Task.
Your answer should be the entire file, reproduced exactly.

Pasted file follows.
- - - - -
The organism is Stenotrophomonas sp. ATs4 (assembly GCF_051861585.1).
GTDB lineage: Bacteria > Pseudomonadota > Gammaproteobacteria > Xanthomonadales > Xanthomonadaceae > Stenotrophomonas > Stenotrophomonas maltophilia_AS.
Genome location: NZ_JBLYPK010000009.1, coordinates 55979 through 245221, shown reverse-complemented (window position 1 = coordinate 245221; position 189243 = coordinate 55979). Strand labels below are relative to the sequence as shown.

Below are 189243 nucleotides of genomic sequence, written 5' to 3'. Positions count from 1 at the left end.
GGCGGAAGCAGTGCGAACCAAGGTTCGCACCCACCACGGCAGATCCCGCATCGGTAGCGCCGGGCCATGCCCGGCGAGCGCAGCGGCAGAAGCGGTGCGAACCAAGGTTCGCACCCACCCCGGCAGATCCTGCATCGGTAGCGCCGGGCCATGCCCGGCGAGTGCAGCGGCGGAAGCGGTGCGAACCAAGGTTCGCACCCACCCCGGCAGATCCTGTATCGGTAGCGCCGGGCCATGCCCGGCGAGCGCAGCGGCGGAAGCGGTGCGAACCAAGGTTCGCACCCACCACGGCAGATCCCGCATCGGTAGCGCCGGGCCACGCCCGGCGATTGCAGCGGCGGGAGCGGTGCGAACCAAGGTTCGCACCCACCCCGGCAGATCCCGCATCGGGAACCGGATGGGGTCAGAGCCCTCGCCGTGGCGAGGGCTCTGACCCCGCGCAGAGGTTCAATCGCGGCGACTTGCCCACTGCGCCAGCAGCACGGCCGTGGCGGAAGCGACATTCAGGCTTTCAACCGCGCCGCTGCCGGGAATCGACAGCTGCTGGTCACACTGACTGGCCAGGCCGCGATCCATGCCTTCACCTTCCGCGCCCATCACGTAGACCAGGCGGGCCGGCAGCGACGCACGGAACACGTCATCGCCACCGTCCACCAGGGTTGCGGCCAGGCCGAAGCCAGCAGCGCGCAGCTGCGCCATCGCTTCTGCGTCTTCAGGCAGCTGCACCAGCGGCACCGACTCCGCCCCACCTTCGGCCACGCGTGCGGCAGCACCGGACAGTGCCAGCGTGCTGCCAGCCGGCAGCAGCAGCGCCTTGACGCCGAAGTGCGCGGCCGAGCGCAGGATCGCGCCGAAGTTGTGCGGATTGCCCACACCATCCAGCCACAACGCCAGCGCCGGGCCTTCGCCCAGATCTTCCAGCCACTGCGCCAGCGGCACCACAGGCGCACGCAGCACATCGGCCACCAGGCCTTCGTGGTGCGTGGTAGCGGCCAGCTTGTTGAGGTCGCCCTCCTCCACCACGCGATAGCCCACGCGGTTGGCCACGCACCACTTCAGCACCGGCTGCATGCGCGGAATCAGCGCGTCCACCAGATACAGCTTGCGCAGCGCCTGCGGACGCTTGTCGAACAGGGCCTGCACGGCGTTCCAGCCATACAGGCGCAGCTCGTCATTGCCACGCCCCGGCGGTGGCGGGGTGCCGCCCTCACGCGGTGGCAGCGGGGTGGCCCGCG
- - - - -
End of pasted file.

The organism is Stenotrophomonas sp. ATs4 (assembly GCF_051861585.1).
GTDB lineage: Bacteria > Pseudomonadota > Gammaproteobacteria > Xanthomonadales > Xanthomonadaceae > Stenotrophomonas > Stenotrophomonas maltophilia_AS.
Genome location: NZ_JBLYPK010000009.1, coordinates 55979 through 245221, shown reverse-complemented (window position 1 = coordinate 245221; position 189243 = coordinate 55979). Strand labels below are relative to the sequence as shown.

Below are 189243 nucleotides of genomic sequence, written 5' to 3'. Positions count from 1 at the left end.
GGCGGAAGCAGTGCGAACCAAGGTTCGCACCCACCACGGCAGATCCCGCATCGGTAGCGCCGGGCCATGCCCGGCGAGCGCAGCGGCAGAAGCGGTGCGAACCAAGGTTCGCACCCACCCCGGCAGATCCTGCATCGGTAGCGCCGGGCCATGCCCGGCGAGTGCAGCGGCGGAAGCGGTGCGAACCAAGGTTCGCACCCACCCCGGCAGATCCTGTATCGGTAGCGCCGGGCCATGCCCGGCGAGCGCAGCGGCGGAAGCGGTGCGAACCAAGGTTCGCACCCACCACGGCAGATCCCGCATCGGTAGCGCCGGGCCACGCCCGGCGATTGCAGCGGCGGGAGCGGTGCGAACCAAGGTTCGCACCCACCCCGGCAGATCCCGCATCGGGAACCGGATGGGGTCAGAGCCCTCGCCGTGGCGAGGGCTCTGACCCCGCGCAGAGGTTCAATCGCGGCGACTTGCCCACTGCGCCAGCAGCACGGCCGTGGCGGAAGCGACATTCAGGCTTTCAACCGCGCCGCTGCCGGGAATCGACAGCTGCTGGTCACACTGACTGGCCAGGCCGCGATCCATGCCTTCACCTTCCGCGCCCATCACGTAGACCAGGCGGGCCGGCAGCGACGCACGGAACACGTCATCGCCACCGTCCACCAGGGTTGCGGCCAGGCCGAAGCCAGCAGCGCGCAGCTGCGCCATCGCTTCTGCGTCTTCAGGCAGCTGCACCAGCGGCACCGACTCCGCCCCACCTTCGGCCACGCGTGCGGCAGCACCGGACAGTGCCAGCGTGCTGCCAGCCGGCAGCAGCAGCGCCTTGACGCCGAAGTGCGCGGCCGAGCGCAGGATCGCGCCGAAGTTGTGCGGATTGCCCACACCATCCAGCCACAACGCCAGCGCCGGGCCTTCGCCCAGATCTTCCAGCCACTGCGCCAGCGGCACCACAGGCGCACGCAGCACATCGGCCACCAGGCCTTCGTGGTGCGTGGTAGCGGCCAGCTTGTTGAGGTCGCCCTCCTCCACCACGCGATAGCCCACGCGGTTGGCCACGCACCACTTCAGCACCGGCTGCATGCGCGGAATCAGCGCGTCCACCAGATACAGCTTGCGCAGCGCCTGCGGACGCTTGTCGAACAGGGCCTGCACGGCGTTCCAGCCATACAGGCGCAGCTCGTCATTGCCACGCCCCGGCGGTGGCGGGGTGCCGCCCTCACGCGGTGGCAGCGGGGTGGCCCGCG